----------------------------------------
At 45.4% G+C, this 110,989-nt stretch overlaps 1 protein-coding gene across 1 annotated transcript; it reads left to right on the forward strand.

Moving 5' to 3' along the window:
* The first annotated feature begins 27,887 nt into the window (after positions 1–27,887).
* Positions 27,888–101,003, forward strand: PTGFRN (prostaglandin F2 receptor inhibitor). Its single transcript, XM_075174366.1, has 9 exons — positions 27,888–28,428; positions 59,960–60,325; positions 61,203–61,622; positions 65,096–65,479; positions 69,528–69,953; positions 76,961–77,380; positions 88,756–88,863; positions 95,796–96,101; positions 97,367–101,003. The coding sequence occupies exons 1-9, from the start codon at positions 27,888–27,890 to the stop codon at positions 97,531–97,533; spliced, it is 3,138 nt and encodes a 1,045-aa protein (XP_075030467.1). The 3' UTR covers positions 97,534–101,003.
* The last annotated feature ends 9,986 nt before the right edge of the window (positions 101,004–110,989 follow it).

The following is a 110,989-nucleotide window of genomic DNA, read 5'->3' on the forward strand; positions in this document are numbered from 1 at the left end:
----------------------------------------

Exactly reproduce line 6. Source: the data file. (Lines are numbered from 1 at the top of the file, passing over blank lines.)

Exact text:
The following is a 110,989-nucleotide window of genomic DNA, read 5'->3' on the forward strand; positions in this document are numbered from 1 at the left end: